Feature: 6-0 Limited Pros

Posted in Event Coverage on May 12, 2012

By Josh Bennett

Avacyn Restored draft has had its professional debut, and after six rounds there were only a handful of players who had managed the perfect 6-0. I talked to some of the best known to find out their thoughts on the format and the strategies that helped them get the sweep.

First on my list was ChannelFireball's Matt Nass, the man who lives in the center of the Venn diagram for Elves and combos.

"More than anything else, keep your curve low. As low a curve as possible. You really can't afford to do otherwise. The format is blazingly fast."

I asked him about his color preferences. "Blue is best, but really anything but black. Black can work, sometimes, but it really needs its powerful uncommons, especially Homicidal Seclusion."

Black may have its weaknesses in Avacyn Restored, but the color can work right if you can find the right uncommons to go along with it.

This was this lesson he used in his first deck, when a middle-of-pack-one Barter in Blood gave him the go-ahead to dive into black. In his second, he first-picked Fettergeist, hoping to get the best color for a second draft in a row, but his next picks were green and he never saw another good blue card, so he switched to red and played a very curvacious aggro deck.

"Another thing that makes blue so good is that you have a lot of cycling cards, like Fleeting Distraction, so you can see your most important cards more often."

With the help of a nearby Shuuhei Nakamura I talked to Japan's national frontrunner, Yuuya Watanabe. He said that he liked the format, but it's easy to like a format after you've crushed a pair of drafts.

"A very fast format. Not quite as fast as Innistrad. Maybe more like Magic 2012. Blue is the best color but blue is always the best color." Here he laughed. "Mist Raven and Wingcrafter are the best commons. I got two of each in both drafts. It was very good."

Yuuya Watanabe's picks for the most powerful blue commons.

I asked him about any strategic advice he might have, and one thing jumped to mind for him. "There aren't as many playables. Lots of junk cards that you never want to play. And this is in all the colors. What this means is that if I ever have to choose between a creature and a spell, I'm choosing the creature every time. It's okay to have only a few spells, but you have to have creatures.

"Also important are your two-drops. Never have fewer than five." His drafts reflected this, first blue-red, and then blue-black.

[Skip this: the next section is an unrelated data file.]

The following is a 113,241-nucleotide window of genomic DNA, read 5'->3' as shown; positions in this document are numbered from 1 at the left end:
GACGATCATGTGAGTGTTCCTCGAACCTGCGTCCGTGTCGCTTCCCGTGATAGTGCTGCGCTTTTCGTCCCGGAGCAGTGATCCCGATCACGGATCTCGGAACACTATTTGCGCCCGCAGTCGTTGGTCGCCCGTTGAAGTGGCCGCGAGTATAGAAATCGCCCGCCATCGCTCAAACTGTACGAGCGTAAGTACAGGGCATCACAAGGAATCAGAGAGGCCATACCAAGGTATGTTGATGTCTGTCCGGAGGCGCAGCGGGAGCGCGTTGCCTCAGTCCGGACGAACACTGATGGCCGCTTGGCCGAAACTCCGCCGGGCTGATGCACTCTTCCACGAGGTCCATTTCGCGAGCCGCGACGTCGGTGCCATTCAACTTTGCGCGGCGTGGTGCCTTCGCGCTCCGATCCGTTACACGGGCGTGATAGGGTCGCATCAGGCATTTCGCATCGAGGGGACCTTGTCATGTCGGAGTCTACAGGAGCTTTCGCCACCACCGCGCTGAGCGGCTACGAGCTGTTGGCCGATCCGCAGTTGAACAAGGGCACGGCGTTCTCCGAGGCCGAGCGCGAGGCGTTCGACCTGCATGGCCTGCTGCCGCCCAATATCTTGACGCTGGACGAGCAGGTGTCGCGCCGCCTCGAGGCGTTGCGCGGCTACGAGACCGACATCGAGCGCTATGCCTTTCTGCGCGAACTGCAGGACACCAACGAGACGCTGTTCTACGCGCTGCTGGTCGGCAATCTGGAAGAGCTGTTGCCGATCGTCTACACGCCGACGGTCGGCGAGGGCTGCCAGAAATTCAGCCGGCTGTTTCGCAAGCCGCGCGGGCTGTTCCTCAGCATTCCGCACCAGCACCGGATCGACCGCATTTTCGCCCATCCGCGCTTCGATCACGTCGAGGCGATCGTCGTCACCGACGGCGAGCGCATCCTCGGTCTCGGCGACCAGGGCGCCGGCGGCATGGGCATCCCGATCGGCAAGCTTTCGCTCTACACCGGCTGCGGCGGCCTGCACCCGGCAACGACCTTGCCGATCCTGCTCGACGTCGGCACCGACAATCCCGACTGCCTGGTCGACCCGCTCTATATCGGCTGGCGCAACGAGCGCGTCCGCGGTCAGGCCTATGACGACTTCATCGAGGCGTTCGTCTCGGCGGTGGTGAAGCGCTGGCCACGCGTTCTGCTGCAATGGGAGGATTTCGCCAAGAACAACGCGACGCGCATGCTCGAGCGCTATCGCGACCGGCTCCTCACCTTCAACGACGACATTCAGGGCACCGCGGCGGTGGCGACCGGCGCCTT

Bloodflow Connoisseur

Lastly I caught up with Gaudenis Vidugiris just as he finished winning another match of Constructed. He and his teammates on Team SCGBlack had done a lot of drafts in playtesting, and the most significant result for them was the power of White-Red Humans "It's hard to get all the pieces to come together, you need to table Thatcher Revolt, but when you do the deck is unstoppably powerful. It's almost like a combo deck. The good thing is that even if you don't get it, your White-red deck will end up as a decent aggro deck."

Vidugiris did just that, overrunning people with Kruin Strikers and Riot Ringleaders. "The strength of red and white is why one-drops are so playable. Everything's got one toughness so you can trade with them easily. Things like Cathedral Sanctifier, you don't even need synergies to make it worth playing."

I asked him what all that says for slower decks. "Slower decks, you can do that, but you have to have a plan. Especially for things like green soulbond creatures. If you don't give enough credit to the aggressive strategies, you're going to lose."

I asked him about black's position as the worst color, and he agreed but said that black has some very real decks. "People have mostly caught on to the power of Homicidal Seclusion, but there's a lot there even without it. Cards like Bloodflow Connoisseur, it looks really unexciting on the surface, but with the way the cards work together, it's really powerful. Bone Splinters, too, it's good and doesn't get a lot of credit. You know back in Time Spiral Mike Hron went into it planning to force black because no-one liked it and he won the Pro Tour, so I had that in the back of my mind in case the cards were there."

My last question was about Watanabe's mention of the shortness of playables, and he agreed. "The other thing it does is it makes it hard to switch colors just for a bomb. In other formats you could open some bomb in the second pack and take it and you'd have enough cards that it would carry you. I don't think you can do that here."

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